For Norwegians, Syden is many different places, from Mallorca to Gran Canaria to a host of other sunny holiday destinations in Southern Europe and beyond. The term—which means “the south” in Norwegian—commonly refers to any easily accessible summer vacation spot with a “warm climate, access to water in a pool and/or sea, and cheap or at least reasonably priced food and drink,” according to Knut Egil Wang. But the destination really isn’t important; among Norwegians, Syden is like a country of its own, or, more accurately, a state of mind.
Wang spent four years photographing vacationers in Syden for his book, Southbound. “Before this project, I had been stopping by a few Syden-like places while traveling, but I had never gone there on holiday. I think you have to be in the right mindset for what these places have to offer to enjoy being there,” he said via email.
Initially, Wang did research to figure out where he could find the most Norwegians in one place. One destination he found was Torrevieja, a city on the coast of Spain. He traveled there to photograph the Norwegian Constitution Day celebration and while he was there he also discovered a Norwegian Club for fellow countrymen to have coffee, talk, play cards, and knit.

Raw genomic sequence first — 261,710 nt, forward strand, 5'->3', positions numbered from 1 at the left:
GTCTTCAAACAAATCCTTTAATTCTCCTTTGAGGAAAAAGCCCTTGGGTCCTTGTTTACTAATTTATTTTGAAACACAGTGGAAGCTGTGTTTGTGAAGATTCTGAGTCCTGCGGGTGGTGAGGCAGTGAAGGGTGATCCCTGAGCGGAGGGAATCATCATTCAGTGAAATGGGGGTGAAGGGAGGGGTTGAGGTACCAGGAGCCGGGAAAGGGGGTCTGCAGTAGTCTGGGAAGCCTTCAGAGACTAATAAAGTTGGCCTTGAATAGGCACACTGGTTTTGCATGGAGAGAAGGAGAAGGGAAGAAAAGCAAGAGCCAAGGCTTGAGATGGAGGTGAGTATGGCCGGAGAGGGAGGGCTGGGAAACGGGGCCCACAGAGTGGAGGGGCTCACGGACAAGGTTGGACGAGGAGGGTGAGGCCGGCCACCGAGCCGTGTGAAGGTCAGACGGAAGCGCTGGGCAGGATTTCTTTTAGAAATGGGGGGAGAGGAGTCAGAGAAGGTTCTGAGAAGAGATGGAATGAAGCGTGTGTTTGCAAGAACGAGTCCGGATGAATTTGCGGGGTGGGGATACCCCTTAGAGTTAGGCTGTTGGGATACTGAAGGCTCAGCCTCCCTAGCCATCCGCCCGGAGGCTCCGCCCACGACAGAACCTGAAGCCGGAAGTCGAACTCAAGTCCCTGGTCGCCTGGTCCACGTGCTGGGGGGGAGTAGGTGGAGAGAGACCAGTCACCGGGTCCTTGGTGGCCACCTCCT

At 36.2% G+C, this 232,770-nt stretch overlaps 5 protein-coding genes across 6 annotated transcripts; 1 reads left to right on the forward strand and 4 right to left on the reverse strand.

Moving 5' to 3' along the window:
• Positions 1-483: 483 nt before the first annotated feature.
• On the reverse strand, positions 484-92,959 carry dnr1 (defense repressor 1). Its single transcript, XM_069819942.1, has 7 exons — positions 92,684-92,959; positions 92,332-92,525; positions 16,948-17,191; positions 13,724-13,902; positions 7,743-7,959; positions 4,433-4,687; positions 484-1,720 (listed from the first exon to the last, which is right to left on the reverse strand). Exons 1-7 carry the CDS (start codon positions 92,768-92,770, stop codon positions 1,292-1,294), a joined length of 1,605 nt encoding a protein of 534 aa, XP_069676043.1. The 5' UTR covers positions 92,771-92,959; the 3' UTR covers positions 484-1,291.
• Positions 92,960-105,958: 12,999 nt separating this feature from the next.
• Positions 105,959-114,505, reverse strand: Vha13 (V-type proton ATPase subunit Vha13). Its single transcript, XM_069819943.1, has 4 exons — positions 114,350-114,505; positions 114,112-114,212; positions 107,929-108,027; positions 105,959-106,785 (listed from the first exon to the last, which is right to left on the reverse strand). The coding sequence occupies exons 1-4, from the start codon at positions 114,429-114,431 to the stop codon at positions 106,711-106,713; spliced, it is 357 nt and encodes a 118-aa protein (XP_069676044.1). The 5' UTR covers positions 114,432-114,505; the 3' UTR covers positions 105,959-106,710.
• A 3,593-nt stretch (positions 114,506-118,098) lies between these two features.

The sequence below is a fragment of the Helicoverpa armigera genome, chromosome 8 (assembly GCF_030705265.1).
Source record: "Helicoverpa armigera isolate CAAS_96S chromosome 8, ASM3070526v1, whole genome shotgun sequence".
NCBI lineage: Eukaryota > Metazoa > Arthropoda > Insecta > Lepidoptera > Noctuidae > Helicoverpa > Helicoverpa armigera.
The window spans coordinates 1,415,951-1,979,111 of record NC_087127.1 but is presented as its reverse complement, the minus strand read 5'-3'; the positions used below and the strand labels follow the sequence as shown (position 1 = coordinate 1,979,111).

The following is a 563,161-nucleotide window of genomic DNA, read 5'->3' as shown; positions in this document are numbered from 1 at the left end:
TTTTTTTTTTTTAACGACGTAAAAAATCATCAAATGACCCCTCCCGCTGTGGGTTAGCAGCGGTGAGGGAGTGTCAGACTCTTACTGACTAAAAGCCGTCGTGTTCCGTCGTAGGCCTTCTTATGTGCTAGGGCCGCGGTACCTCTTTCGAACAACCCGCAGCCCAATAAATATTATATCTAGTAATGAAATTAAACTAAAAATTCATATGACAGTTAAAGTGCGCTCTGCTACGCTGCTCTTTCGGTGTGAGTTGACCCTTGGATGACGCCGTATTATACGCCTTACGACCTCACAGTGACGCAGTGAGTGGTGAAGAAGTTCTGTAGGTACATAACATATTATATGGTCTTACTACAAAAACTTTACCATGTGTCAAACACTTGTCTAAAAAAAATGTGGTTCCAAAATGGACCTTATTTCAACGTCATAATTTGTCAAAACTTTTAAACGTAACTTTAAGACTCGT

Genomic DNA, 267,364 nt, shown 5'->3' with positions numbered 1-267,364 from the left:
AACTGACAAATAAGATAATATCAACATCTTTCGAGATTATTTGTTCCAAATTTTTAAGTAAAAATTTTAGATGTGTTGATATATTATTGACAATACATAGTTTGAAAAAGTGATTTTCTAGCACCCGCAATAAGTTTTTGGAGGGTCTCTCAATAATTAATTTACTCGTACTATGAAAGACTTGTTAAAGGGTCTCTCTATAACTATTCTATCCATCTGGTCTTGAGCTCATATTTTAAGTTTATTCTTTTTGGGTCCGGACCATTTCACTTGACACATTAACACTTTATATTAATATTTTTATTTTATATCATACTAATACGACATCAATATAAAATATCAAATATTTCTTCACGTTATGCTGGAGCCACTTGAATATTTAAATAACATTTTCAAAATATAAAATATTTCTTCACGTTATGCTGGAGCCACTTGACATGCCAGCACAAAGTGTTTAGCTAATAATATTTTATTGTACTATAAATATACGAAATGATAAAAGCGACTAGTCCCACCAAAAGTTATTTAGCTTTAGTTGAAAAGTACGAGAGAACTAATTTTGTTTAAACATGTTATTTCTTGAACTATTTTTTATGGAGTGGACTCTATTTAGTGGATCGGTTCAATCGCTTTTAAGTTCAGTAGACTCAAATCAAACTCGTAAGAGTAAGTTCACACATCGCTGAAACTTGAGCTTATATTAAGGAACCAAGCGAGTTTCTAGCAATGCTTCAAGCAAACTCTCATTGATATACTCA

Eventually, Wang decided to stop planning so much and instead “rely mostly on my favorite approach: walking around searching for people to photograph. That was harder, but at least when there was something to photograph it would usually be more interesting than what appointments would usually turn out to be,” he said.
Back home, Wang said, Norwegians are shaped by the cold climate in which they live, so the warm days of Syden “do change us for a while.” For older people, that may mean the body changes that come with more sun and exercise, while for younger people it may mean the booze-fueled effects of “partying like crazy” every day. “It’s like lifting off a heavy blanket. When you add a lot of alcohol things might take off a bit, and in quite a few cases turn rather ugly,” Wang said.
Wang hopes his book “can make people smile a little bit,” while providing some insight into a people and a specific aspect of their culture. “If it adds something to the knowledge of who we are as human beings, I’d be very happy. I also hope that people might learn a bit more about Norwegians, including Norwegians themselves,” he said.